Ross Mackenzie

Having forced votes — and amassing an 0-40 record — on measures limiting deployments or demanding a pullout of U.S. troops, the congressional Democrats now are refusing to vote until oh, maybe next year on President Bush’s $196 billion request for military operations in Afghanistan and Iraq. The Democrats are behaving this outrageously even when a Wall Street Journal/NBC News poll finds Iraq (46 percent) and terrorism (23 percent) two of the top issues voters think the federal government should address.

Notes the president, correctly: “Unfortunately, on too many issues, some in Congress are behaving as if America is not at war. . . . This is no time for Congress to hold back vital funding for our troops as they fight al-Qaida terrorists and radicals in Afghanistan and Iraq.” And this at precisely the moment news from Iraq has turned relatively good.

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Foreign Service officers swear an oath to go where the secretary of state sends them. Now hundreds of them (at least) are objecting to assignments to the U.S. embassy in Baghdad. Evidently they are (1) spoiled elitists unaccustomed to dirtying their hands in difficult posts, (2) unconvinced by the news of improving prospects for freedom and stability in Iraq, and/or (3) disrespectful of American troops and their achievements there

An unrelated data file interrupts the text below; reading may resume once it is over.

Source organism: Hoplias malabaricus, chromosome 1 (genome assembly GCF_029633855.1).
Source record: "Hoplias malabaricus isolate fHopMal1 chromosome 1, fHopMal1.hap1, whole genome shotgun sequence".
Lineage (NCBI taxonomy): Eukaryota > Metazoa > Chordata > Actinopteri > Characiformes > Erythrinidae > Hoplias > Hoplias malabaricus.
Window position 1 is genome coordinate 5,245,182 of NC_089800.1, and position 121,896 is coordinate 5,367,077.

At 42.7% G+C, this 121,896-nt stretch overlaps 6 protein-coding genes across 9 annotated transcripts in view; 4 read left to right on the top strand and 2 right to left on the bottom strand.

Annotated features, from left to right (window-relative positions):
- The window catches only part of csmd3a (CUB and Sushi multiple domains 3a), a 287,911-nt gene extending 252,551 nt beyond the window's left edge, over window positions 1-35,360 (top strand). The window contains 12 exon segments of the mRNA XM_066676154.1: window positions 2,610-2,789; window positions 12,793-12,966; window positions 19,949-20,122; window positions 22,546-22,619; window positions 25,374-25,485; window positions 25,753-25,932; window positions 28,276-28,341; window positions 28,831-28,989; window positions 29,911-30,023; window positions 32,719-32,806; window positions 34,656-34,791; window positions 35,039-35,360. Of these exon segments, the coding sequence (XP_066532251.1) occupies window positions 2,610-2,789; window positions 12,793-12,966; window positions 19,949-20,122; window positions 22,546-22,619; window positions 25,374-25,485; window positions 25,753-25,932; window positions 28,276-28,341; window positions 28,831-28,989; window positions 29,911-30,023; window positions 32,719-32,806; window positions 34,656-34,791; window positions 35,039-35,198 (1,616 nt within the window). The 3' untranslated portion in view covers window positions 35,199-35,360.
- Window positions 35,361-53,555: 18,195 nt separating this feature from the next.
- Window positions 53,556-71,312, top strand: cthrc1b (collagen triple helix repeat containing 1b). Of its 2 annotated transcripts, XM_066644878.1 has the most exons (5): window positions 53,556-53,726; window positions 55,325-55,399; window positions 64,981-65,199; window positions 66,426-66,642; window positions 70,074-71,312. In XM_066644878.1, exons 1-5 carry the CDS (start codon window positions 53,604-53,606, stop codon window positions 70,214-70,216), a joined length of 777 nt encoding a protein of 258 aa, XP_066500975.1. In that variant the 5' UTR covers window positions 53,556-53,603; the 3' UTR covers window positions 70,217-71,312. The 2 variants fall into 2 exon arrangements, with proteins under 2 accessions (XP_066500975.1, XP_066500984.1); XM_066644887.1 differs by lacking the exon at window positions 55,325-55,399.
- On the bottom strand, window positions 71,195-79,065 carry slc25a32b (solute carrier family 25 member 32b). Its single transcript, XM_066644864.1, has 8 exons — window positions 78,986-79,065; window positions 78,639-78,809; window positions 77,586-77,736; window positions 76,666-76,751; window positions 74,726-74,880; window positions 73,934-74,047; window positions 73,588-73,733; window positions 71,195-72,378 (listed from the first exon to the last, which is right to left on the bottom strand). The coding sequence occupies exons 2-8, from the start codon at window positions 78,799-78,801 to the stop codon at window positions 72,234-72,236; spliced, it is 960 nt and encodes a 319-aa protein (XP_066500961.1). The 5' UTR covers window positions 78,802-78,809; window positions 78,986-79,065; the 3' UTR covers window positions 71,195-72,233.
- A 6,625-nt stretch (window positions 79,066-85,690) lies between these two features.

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Shortages of nurses and of physicians in certain medical subspecialties are well known. Less so is the developing shortage of general surgeons. Dr. James Neifeld, chairman of the department of surgery at Rchmond’s Medical College of Virginia, gets specific in a guest editorial in Surgery News: “The early retirement of many general surgeons (for reasons such as burnout, disgust with bureaucratic paperwork, and declining reimbursement), in conjunction with the increase in population, has resulted in an almost 50 percent decrease in the number of general surgeons per 1 million people” since 1975.

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Anyone suggesting that Rudy Giuliani is a “liberal on social issues” or whatever, should cogitate his November speech to the Federalist Society. Laying out for the assembled lawyers a markedly conservative legal agenda, he cited Supreme Court justices Antonin Scalia, Clarence Thomas, Samuel Alito, and John Roberts as models for the judges he would send up for the federal courts.

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Ross Mackenzie

Ross Mackenzie lives with his wife and Labrador retriever in the woods west of Richmond, Virginia. They have two grown sons, both Naval officers.

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